Hill: Mercedes drained aero department 'missing a trick’


F1 world champion Damon Hill says Mercedes’ aero department is “missing a trick” and questions whether staff exit has led to the Brackley squad losing its way relative to Red Bull.

The introduction in 2014 of F1’s hybrid era opened a period of enduring domination by Mercedes, marked by the team’s extraordinary run of eight consecutive Constructors’ championships and seven Drivers’ titles.

But last year’s technical regulation overhaul and the introduction of ground effect aerodynamics halted Mercedes’ supremacy dead in its tracks, allowing Red Bull to pick up the baton to run in a league of its own.

From last year’s ill-inspired zero-sidepod concept to the array of upgrades implemented on its 2023 car, Mercedes has shown only subdued glimpses of it former self, notably in Brazil last year where George Russell delivered to the German outfit its only in the past two seasons.

Hill believes that Mercedes built its success primarily on the strength and reliability of its power unit, and is now paying the hefty price for relying so muchrelied on its biggest asset to the detriment of its aero programmes.

“My anxiety is this, which is that for a long time, Mercedes’ dominance really was down to their power unit,” Hill said.

“They had the best power unit for a very long time, and the aerodynamics were always slightly different to Red Bull’s.

“If you remember towards the end of the previous Formula 1 regulations, they persisted with their relatively flat-looking rake on the car, whereas Red Bull was absolutely huge,” added the Sky F1 consultant.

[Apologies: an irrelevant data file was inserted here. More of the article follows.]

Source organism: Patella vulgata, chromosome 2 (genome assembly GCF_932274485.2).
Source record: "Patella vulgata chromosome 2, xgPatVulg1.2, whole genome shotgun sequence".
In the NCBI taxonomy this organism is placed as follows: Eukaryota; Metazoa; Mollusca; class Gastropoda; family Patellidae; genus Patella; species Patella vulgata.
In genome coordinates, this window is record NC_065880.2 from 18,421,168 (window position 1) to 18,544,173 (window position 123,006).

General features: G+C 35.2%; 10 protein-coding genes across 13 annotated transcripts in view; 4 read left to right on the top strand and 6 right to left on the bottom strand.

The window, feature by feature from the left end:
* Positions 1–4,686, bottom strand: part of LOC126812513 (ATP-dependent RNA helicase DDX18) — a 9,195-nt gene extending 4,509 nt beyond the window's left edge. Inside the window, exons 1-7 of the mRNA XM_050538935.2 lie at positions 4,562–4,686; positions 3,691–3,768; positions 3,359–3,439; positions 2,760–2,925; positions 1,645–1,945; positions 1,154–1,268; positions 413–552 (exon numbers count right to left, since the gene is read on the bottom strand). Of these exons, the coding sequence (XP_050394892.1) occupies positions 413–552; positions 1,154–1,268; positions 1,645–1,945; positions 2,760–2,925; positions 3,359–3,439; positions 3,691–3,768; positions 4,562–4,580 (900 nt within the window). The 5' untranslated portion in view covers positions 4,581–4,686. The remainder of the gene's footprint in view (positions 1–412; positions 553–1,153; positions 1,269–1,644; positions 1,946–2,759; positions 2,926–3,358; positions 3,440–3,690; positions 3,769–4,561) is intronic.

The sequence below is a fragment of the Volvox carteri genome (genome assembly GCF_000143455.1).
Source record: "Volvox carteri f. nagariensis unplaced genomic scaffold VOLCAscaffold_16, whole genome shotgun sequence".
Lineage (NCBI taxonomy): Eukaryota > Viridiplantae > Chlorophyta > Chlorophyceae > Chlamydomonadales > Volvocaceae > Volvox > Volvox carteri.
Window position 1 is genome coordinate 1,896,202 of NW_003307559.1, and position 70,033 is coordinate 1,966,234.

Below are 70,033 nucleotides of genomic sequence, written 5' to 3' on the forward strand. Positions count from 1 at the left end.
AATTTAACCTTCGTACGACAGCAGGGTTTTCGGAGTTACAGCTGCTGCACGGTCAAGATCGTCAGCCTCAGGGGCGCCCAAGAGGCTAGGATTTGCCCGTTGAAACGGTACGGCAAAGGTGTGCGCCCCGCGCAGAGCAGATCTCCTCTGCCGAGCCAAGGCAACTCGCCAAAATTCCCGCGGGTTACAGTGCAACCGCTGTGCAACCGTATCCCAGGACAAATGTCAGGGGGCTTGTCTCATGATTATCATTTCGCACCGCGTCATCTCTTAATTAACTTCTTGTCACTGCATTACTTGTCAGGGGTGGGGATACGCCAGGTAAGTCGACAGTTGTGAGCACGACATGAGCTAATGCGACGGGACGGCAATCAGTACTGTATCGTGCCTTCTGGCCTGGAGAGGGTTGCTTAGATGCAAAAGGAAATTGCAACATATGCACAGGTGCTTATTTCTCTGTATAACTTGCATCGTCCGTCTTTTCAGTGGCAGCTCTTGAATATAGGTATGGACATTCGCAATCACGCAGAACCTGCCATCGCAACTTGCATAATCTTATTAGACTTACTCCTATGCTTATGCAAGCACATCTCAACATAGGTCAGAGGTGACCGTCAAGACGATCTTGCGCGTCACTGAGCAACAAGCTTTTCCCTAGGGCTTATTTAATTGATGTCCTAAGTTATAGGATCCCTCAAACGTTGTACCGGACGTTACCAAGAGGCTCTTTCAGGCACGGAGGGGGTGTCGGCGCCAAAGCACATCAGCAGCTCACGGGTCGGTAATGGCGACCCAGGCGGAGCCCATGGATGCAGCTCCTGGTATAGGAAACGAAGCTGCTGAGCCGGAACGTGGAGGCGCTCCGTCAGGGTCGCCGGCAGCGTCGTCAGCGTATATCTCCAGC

“They led the way and everyone started following Red Bull with this very high rake. It looked like a rat running along the car. It had a very high back.

“But Mercedes stuck persistently or doggedly with their [philosophy], they looked like they were running a different aero concept on their car in the previous regulations, and then along come a new set of regulations.

“What I’m saying is, is the Mercedes aero department missing a trick here? They’ve lost quite a few good aero people to other teams as well, over time.”

The introduction of a new floor design on its car at last month’s US Grand Prix delivered gains to Mercedes, with a buoyed Lewis Hamilton finishing runner to Max Verstappen in Austin and in Mexico City a week later.

But last weekend’s round of racing in Brazil was a disappointing affair for the Brackley troops, with Hamilton finishing a distant eighth at Interlagos while Russell’s efforts were cut short prematurely due to an engine issue.

Hill’s Sky F1 colleague Karun Chandhok reckons that Mercedes' inconsistent performance over the last three races is a clear indication that the team still doesn’t fully comprehend its W14 car.

“They need to understand as a group where the root of the problem is,” said Chandhok.

"They’ve had highs the last few races where they were fast, but let’s not forget they were disqualified in Austin.”

“You can’t compete for the championship if you have these ups and downs without clearly understanding why.


“Now if they were saying, ‘We know we’re going to struggle here’ or ‘We know we’re going to be weak here, we’ll take it in stride,’ it would have been fine. But that doesn’t seem to be the case.

“They don’t seem to fully understand why the highs are the highs and why the lows are the lows. That is a concern that will still be present next year.”

In Chandhok’s view, McLaren have proven that it is now Red Bull’s closest rival.

“Since the upgrade in Austria, they have been at the front on every type of track, in every type of corner and in every weekend,” he added.

“Wet, dry, they were there. That gives the aerodynamics department confidence that the car is working.

“Mercedes doesn’t have that. This weekend they were slower than the AlphaTauris, Alpines, much slower than McLaren, Red Bull and Aston Martin. It’s just confusing.”

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